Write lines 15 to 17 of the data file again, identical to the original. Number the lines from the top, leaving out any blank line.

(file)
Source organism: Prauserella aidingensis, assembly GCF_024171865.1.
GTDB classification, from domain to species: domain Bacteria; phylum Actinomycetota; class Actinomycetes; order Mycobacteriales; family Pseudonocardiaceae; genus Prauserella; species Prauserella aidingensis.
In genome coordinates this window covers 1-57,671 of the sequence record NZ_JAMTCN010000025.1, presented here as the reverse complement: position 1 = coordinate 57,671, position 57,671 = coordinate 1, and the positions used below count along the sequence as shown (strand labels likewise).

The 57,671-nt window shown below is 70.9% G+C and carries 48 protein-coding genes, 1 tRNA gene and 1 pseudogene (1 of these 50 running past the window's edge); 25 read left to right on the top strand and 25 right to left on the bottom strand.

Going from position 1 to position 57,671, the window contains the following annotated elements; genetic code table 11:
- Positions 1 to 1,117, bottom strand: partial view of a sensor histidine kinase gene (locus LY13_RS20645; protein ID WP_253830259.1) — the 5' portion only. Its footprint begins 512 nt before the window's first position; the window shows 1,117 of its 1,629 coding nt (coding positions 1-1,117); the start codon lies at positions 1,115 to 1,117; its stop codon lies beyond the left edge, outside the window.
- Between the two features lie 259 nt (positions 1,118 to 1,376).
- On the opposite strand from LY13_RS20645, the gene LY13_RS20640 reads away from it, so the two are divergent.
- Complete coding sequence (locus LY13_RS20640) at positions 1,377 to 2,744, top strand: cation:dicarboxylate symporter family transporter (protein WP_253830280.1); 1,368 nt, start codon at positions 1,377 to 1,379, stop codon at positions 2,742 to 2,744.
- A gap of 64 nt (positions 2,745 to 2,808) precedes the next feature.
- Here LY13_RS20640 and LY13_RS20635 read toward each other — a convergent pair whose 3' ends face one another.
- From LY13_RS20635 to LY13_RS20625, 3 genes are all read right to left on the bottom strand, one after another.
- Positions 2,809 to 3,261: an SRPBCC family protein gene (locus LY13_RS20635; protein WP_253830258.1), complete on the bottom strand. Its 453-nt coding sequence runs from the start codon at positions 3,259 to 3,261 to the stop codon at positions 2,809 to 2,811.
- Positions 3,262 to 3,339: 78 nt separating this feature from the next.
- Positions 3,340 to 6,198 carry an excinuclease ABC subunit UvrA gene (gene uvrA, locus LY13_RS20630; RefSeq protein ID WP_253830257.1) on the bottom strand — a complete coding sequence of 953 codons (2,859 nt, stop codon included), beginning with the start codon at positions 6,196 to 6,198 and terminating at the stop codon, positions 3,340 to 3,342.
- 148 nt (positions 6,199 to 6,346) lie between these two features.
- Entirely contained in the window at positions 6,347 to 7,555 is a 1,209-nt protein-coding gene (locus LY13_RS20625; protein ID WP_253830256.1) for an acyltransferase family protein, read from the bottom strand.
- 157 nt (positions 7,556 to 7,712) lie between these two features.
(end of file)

- Positions 3,340 to 6,198 carry an excinuclease ABC subunit UvrA gene (gene uvrA, locus LY13_RS20630; RefSeq protein ID WP_253830257.1) on the bottom strand — a complete coding sequence of 953 codons (2,859 nt, stop codon included), beginning with the start codon at positions 6,196 to 6,198 and terminating at the stop codon, positions 3,340 to 3,342.
- 148 nt (positions 6,199 to 6,346) lie between these two features.
- Entirely contained in the window at positions 6,347 to 7,555 is a 1,209-nt protein-coding gene (locus LY13_RS20625; protein ID WP_253830256.1) for an acyltransferase family protein, read from the bottom strand.